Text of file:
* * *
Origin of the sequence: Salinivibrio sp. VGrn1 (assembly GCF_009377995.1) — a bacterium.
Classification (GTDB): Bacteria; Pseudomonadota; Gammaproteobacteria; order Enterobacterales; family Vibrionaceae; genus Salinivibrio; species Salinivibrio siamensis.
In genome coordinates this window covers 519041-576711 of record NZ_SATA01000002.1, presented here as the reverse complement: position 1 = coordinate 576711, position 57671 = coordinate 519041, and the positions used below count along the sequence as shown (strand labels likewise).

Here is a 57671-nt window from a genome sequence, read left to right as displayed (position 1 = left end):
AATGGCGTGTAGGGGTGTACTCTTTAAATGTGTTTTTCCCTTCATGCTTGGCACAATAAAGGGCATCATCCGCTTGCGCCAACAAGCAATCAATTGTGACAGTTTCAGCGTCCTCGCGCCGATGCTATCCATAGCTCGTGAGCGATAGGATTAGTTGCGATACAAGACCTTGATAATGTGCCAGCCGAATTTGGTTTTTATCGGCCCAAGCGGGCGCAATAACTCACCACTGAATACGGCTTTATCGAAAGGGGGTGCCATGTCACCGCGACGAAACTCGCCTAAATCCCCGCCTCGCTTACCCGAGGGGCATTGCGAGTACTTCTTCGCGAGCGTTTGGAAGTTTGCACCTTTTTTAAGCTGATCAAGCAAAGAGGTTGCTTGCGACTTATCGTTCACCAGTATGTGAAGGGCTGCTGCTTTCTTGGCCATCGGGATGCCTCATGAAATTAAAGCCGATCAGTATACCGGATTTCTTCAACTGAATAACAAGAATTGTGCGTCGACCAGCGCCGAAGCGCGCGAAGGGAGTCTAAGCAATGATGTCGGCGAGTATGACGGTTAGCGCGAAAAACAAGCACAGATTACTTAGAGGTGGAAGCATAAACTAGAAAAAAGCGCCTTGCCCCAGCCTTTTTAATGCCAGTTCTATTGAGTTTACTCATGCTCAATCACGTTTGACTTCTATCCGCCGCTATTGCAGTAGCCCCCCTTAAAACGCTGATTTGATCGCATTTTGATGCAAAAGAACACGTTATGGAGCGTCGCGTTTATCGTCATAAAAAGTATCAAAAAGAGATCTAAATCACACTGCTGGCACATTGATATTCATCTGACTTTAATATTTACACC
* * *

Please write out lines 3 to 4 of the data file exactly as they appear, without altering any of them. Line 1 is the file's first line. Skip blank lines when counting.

In genome coordinates this window covers 519041-576711 of record NZ_SATA01000002.1, presented here as the reverse complement: position 1 = coordinate 576711, position 57671 = coordinate 519041, and the positions used below count along the sequence as shown (strand labels likewise).

Here is a 57671-nt window from a genome sequence, read left to right as displayed (position 1 = left end):